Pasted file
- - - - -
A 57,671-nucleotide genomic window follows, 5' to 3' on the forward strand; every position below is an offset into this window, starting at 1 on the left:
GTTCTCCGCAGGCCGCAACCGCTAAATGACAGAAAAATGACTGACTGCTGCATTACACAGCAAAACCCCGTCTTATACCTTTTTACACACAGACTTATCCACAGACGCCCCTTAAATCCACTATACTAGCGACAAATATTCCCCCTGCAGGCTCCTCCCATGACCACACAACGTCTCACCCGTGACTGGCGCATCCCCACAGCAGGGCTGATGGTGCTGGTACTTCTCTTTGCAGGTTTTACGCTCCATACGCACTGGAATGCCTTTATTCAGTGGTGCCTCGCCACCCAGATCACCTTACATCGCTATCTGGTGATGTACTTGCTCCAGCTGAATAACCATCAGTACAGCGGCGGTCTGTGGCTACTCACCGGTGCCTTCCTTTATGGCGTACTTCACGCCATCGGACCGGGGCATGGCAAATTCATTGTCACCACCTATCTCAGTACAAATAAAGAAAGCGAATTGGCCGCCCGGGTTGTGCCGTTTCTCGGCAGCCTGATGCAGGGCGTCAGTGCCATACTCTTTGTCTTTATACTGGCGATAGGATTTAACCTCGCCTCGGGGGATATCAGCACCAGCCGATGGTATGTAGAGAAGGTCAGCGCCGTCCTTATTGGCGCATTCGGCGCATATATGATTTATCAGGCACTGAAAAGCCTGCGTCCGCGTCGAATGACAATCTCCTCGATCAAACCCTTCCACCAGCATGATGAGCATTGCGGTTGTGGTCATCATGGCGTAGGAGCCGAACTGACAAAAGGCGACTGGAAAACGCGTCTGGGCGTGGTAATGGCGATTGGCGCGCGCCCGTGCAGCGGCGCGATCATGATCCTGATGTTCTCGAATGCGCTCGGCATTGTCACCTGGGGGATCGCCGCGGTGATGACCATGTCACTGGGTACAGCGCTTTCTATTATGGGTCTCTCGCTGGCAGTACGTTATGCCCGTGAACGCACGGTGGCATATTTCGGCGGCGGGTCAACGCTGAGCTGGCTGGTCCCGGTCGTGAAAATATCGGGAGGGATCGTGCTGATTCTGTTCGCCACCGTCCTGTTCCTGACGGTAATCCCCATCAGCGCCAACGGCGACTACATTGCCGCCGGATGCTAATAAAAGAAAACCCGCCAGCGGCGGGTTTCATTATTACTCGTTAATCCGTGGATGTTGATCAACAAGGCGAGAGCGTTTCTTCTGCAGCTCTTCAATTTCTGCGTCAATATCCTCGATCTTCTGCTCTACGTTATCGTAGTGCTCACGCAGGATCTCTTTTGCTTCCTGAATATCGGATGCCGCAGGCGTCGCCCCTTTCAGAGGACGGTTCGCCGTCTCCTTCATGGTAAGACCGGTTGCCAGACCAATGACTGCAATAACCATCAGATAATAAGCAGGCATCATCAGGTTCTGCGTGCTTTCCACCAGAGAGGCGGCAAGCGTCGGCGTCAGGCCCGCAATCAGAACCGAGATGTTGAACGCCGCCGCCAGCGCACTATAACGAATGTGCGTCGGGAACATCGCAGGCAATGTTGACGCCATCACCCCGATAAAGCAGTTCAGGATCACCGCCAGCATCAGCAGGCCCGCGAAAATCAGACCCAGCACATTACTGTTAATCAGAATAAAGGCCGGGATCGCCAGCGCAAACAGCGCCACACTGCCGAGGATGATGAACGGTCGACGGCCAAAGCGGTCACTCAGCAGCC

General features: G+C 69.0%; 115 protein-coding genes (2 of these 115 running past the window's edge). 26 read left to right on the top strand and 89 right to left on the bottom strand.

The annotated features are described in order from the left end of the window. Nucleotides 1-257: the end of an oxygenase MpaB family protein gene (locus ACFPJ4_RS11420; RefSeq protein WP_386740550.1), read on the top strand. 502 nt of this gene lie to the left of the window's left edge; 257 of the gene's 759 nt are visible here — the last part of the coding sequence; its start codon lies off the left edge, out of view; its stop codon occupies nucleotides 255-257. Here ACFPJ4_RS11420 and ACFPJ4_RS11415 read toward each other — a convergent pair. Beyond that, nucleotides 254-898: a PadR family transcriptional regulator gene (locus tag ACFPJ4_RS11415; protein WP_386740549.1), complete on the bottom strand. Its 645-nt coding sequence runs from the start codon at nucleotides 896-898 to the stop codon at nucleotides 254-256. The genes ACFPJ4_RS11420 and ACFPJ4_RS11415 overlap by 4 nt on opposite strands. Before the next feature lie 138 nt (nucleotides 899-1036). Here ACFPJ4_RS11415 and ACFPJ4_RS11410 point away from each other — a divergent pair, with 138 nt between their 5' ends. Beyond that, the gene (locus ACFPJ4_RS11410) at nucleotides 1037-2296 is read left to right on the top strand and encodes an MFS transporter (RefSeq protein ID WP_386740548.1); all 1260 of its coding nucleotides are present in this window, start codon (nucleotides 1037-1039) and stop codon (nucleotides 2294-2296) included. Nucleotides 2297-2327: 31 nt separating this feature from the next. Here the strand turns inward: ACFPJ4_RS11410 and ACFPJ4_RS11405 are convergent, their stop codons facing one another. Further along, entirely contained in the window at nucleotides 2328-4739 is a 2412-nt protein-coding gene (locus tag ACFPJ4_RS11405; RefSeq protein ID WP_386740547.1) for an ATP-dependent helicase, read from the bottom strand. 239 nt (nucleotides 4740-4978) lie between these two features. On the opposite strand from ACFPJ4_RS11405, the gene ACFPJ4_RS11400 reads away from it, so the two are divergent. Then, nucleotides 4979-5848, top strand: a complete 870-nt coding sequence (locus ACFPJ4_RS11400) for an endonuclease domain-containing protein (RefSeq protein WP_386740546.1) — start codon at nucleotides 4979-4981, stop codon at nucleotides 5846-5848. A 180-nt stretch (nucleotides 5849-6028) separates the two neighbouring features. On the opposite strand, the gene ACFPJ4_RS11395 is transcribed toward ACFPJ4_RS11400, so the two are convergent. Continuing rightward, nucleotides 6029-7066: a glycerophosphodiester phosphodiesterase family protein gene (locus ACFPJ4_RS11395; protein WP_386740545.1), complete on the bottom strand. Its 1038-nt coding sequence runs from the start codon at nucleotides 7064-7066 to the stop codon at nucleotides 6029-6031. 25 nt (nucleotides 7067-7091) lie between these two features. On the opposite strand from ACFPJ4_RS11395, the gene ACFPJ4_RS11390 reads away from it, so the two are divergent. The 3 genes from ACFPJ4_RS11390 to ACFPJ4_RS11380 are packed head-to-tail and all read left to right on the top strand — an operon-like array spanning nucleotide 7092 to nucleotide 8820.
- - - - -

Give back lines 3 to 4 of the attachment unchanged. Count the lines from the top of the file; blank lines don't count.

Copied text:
General features: G+C 69.0%; 115 protein-coding genes (2 of these 115 running past the window's edge). 26 read left to right on the top strand and 89 right to left on the bottom strand.

The annotated features are described in order from the left end of the window. Nucleotides 1-257: the end of an oxygenase MpaB family protein gene (locus ACFPJ4_RS11420; RefSeq protein WP_386740550.1), read on the top strand. 502 nt of this gene lie to the left of the window's left edge; 257 of the gene's 759 nt are visible here — the last part of the coding sequence; its start codon lies off the left edge, out of view; its stop codon occupies nucleotides 255-257. Here ACFPJ4_RS11420 and ACFPJ4_RS11415 read toward each other — a convergent pair. Beyond that, nucleotides 254-898: a PadR family transcriptional regulator gene (locus tag ACFPJ4_RS11415; protein WP_386740549.1), complete on the bottom strand. Its 645-nt coding sequence runs from the start codon at nucleotides 896-898 to the stop codon at nucleotides 254-256. The genes ACFPJ4_RS11420 and ACFPJ4_RS11415 overlap by 4 nt on opposite strands. Before the next feature lie 138 nt (nucleotides 899-1036). Here ACFPJ4_RS11415 and ACFPJ4_RS11410 point away from each other — a divergent pair, with 138 nt between their 5' ends. Beyond that, the gene (locus ACFPJ4_RS11410) at nucleotides 1037-2296 is read left to right on the top strand and encodes an MFS transporter (RefSeq protein ID WP_386740548.1); all 1260 of its coding nucleotides are present in this window, start codon (nucleotides 1037-1039) and stop codon (nucleotides 2294-2296) included. Nucleotides 2297-2327: 31 nt separating this feature from the next. Here the strand turns inward: ACFPJ4_RS11410 and ACFPJ4_RS11405 are convergent, their stop codons facing one another. Further along, entirely contained in the window at nucleotides 2328-4739 is a 2412-nt protein-coding gene (locus tag ACFPJ4_RS11405; RefSeq protein ID WP_386740547.1) for an ATP-dependent helicase, read from the bottom strand. 239 nt (nucleotides 4740-4978) lie between these two features. On the opposite strand from ACFPJ4_RS11405, the gene ACFPJ4_RS11400 reads away from it, so the two are divergent. Then, nucleotides 4979-5848, top strand: a complete 870-nt coding sequence (locus ACFPJ4_RS11400) for an endonuclease domain-containing protein (RefSeq protein WP_386740546.1) — start codon at nucleotides 4979-4981, stop codon at nucleotides 5846-5848. A 180-nt stretch (nucleotides 5849-6028) separates the two neighbouring features. On the opposite strand, the gene ACFPJ4_RS11395 is transcribed toward ACFPJ4_RS11400, so the two are convergent. Continuing rightward, nucleotides 6029-7066: a glycerophosphodiester phosphodiesterase family protein gene (locus ACFPJ4_RS11395; protein WP_386740545.1), complete on the bottom strand. Its 1038-nt coding sequence runs from the start codon at nucleotides 7064-7066 to the stop codon at nucleotides 6029-6031. 25 nt (nucleotides 7067-7091) lie between these two features. On the opposite strand from ACFPJ4_RS11395, the gene ACFPJ4_RS11390 reads away from it, so the two are divergent. The 3 genes from ACFPJ4_RS11390 to ACFPJ4_RS11380 are packed head-to-tail and all read left to right on the top strand — an operon-like array spanning nucleotide 7092 to nucleotide 8820.